Working women still do most of the domestic drudgery that these changes were supposed to liberate them from, and after controlling for socioeconomic status (stay-at-home moms tend to come from lower-SES cultures), levels of self-reported anxiety, depression, and life satisfaction between working moms and stay-at-home moms are indistinguishable.
And that’s only on measures of instantaneous, how-you-feel-right-this-minute happiness. It doesn’t account for the tragic cases of women who spend their best childbearing years climbing the ladder, and then blow every dollar they earned in a panicked (and often unsuccessful) attempt to conceive.
It doesn’t account for bereft, elderly Japanese women turning to petty crime just to have somewhere to go and someone to talk to.
It certainly doesn’t account for the millions of families that have outsourced their child-rearing to public institutions and mass media, only realize what they’ve lost (both in foregone memories, and in suboptimal outcomes for their kids) decades after the choices were made.
So why are women doing this to themselves?
Talking about this kind of thing in the workplace is extremely delicate, so I’ve never gone beyond the facts that my female co-workers have volunteered in casual conversation – but everybody knows something is wrong.
A colleague of mine pays $2,500 a month on childcare, which is most of her take-home pay. She has a good degree from a good school, but her job is not glamorous; she mostly makes PowerPoint charts. She doesn’t love it. She misses her kids, and she’s infuriated by the way they are treated at their (expensive, exclusive) daycare.
As far as I can tell, she sticks with it because somebody told her that this was the only path that would allow her to respect herself – that, were she to stay home and raise her kids, she would be betraying generations of women who fought for her freedom to generate slides for corporate executives at an effective wage of $3/hr.
Who benefits from telling women this story?
Well, it’s pretty clear why government and corporate America are uniformly in favor of working moms. Homemaking labor isn’t part of the formal economy – it can’t be taxed, or leveraged by corporations to depress wages. The value homemakers generate can be enjoyed informally and reciprocally in their community – but it can’t be quantified, monetized, and cycled back into corporate revenue streams.
Losing the taxes generated by women in the workforce would be (at this point) an existential threat to the United States government.
A 100-million-strong army of surplus workers gives corporations tremendous leverage in hiring – enough to reap virtually all the gains from skyrocketing productivity for five decades without paying their people another dime, for example.
And of course, the more people work in the formal economy, the less time and energy they have to meet their own needs, and the easier it is to sell them “solutions” that they didn’t need before.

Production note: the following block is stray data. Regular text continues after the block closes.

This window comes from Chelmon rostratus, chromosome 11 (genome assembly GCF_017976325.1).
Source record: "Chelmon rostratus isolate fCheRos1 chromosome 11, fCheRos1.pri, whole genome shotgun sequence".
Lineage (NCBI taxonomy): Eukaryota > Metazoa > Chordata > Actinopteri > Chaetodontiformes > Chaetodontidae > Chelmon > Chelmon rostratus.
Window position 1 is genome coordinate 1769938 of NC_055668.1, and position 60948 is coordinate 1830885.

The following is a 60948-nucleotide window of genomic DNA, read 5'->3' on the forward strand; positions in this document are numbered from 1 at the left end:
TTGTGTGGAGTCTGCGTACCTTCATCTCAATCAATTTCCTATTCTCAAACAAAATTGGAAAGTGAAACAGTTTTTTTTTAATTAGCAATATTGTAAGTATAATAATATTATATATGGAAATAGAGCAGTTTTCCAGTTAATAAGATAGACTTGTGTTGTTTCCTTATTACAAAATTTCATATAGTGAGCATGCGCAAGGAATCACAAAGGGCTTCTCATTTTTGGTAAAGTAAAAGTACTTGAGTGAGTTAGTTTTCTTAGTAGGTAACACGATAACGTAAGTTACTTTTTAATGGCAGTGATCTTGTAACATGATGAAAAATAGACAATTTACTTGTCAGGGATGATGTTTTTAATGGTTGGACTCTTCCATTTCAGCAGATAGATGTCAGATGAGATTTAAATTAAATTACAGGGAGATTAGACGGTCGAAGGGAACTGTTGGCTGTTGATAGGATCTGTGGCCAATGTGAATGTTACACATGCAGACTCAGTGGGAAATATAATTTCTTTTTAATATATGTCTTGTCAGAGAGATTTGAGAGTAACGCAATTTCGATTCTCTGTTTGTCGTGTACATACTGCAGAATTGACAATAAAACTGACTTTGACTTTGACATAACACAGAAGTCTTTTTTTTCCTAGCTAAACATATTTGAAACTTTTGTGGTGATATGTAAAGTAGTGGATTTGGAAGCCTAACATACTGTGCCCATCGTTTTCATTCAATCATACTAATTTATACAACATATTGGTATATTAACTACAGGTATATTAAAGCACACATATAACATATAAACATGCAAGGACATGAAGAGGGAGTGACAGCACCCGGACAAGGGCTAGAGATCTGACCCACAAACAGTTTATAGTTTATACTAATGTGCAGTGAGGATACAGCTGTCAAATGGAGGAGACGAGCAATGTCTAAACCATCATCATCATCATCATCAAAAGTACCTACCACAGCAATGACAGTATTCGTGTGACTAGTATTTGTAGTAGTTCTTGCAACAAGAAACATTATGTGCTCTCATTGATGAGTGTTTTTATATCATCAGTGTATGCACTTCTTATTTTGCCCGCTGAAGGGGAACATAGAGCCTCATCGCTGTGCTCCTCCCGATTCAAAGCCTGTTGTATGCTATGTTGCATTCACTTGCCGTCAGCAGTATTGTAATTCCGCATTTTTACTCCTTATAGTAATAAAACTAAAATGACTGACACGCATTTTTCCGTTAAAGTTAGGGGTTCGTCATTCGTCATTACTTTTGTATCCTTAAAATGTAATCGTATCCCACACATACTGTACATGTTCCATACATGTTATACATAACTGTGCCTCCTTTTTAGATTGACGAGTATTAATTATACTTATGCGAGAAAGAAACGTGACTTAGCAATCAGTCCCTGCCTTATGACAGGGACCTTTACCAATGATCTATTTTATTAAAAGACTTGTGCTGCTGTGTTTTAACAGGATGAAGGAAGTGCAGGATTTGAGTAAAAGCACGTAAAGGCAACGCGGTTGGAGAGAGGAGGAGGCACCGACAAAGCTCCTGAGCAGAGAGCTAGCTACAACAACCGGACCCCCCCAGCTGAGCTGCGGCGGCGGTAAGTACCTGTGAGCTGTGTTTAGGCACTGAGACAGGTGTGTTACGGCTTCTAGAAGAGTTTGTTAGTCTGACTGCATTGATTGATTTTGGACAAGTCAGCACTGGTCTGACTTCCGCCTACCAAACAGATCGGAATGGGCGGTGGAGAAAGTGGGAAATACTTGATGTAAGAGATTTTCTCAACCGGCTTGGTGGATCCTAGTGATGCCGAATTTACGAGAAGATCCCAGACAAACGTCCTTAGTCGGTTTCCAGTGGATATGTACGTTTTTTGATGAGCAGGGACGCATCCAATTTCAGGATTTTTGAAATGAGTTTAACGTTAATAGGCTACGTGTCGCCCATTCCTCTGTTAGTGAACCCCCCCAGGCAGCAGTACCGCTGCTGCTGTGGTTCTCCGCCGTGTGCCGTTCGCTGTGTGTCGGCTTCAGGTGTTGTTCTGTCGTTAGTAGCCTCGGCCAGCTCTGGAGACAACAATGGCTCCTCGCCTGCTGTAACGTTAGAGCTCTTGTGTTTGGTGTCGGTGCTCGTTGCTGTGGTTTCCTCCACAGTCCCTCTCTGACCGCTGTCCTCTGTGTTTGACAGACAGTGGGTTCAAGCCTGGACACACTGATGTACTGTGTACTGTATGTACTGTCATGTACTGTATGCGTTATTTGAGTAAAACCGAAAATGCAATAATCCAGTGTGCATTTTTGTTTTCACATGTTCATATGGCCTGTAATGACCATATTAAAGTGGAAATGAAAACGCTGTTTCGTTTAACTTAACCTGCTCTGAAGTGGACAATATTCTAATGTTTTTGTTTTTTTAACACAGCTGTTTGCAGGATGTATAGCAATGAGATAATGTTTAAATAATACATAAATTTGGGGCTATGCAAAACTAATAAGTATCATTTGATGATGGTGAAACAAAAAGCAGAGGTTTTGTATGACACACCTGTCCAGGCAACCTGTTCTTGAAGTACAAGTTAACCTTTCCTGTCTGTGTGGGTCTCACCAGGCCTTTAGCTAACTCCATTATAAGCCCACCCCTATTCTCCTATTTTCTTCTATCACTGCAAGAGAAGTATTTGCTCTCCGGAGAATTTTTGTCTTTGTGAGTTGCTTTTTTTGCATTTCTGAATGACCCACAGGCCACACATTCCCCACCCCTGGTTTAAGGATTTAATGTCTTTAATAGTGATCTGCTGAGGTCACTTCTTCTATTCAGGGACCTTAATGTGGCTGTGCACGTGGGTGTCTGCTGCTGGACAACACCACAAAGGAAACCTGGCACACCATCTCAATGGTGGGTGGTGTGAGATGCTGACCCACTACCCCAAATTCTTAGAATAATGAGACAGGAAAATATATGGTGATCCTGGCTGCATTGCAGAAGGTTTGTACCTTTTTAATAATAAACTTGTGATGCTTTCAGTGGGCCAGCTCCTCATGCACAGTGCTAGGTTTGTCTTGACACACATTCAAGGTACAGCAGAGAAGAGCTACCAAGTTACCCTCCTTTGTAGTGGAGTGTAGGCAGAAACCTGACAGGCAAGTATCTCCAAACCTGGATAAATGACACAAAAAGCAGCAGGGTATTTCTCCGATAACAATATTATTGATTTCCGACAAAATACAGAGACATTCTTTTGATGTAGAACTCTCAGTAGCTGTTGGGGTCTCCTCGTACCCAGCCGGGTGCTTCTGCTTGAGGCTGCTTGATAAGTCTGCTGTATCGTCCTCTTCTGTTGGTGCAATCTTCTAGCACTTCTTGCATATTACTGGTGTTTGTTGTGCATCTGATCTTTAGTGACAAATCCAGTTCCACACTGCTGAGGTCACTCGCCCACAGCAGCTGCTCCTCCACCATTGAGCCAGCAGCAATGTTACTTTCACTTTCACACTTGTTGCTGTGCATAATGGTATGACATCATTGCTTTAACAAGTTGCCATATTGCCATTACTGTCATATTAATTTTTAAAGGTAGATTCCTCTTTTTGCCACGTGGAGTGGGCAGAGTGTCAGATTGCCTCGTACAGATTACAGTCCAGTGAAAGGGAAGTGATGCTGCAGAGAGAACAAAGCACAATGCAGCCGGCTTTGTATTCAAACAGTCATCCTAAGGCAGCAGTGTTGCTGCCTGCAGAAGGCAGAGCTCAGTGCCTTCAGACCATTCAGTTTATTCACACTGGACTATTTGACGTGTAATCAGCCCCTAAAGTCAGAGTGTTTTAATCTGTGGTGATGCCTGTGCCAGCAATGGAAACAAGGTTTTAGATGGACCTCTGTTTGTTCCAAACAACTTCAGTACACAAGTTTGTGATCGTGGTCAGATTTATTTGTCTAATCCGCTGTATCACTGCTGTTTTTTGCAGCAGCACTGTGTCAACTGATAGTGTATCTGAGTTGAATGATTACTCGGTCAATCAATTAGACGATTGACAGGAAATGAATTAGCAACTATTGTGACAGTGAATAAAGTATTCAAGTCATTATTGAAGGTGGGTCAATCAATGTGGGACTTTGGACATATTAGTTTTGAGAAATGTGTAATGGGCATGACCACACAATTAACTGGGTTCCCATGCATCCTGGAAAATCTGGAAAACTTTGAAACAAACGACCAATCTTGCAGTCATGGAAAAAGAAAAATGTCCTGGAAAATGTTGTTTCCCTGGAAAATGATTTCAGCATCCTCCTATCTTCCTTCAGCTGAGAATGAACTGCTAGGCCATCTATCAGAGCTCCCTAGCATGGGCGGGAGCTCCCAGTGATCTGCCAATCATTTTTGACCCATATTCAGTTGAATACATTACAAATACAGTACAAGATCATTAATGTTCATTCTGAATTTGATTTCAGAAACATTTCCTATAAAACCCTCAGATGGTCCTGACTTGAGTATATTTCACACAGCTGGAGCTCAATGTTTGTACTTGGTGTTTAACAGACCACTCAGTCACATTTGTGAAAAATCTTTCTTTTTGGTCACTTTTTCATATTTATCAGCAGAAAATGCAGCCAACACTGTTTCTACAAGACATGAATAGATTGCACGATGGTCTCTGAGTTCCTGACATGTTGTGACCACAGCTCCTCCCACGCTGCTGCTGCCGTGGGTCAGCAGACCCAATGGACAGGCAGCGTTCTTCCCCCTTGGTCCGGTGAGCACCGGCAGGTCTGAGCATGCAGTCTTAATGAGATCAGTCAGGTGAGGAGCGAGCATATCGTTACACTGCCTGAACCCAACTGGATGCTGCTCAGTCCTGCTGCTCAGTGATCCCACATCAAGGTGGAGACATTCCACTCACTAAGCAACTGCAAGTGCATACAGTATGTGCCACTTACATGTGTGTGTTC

(In America, this is usually prosaic things like childcare, prepared foods, cleaning services, etc. But in Japan, practically every aspect of romance and sexuality has been commodified for young professionals with no time and plenty of disposable income.)
In short, the people selling you this story are not your friends. They want to use you like any other resource, in whatever way is most profitable. HR wants you to trade your birthright for a pittance, and Marketing wants to sell an inferior imitation back to you – and of course, Uncle Sam wants his cut of both ends.
It’s not a conspiracy; it’s just business. But this is one of those cases where “business” takes on a dark life of its own.
The value of “women’s work” is impossible to quantify, but we can observe the fallout from having lost it.
How much of the hollowness and loneliness of modernity could be avoided if we didn’t have three generations of latchkey kids trying to piece a meaningful life together from stuff they saw in movies and porn? It’s confounded by all sorts of other harmful social phenomena, of course, but Mormons have more than just empirical reasons to believe that it matters.
Still, we can’t lay the blame for all that havoc solely at the feet of feminism. It was all too easy to convince women that homemaking was valueless when it has been so consistently and callously undervalued.
Maybe our great-grandfathers just couldn’t see how much was at stake – couldn’t appreciate the feminine heroism that held their world together. I suppose it’s human nature to feel entitled to what you’ve never had to do without – and a modern failing to undervalue things that can’t be quantified.
But I’m encouraged by what I see in the young Mormon families around me: women entering into marriage and motherhood with a clear-eyed sense of purpose, and men determined not to take that work for granted.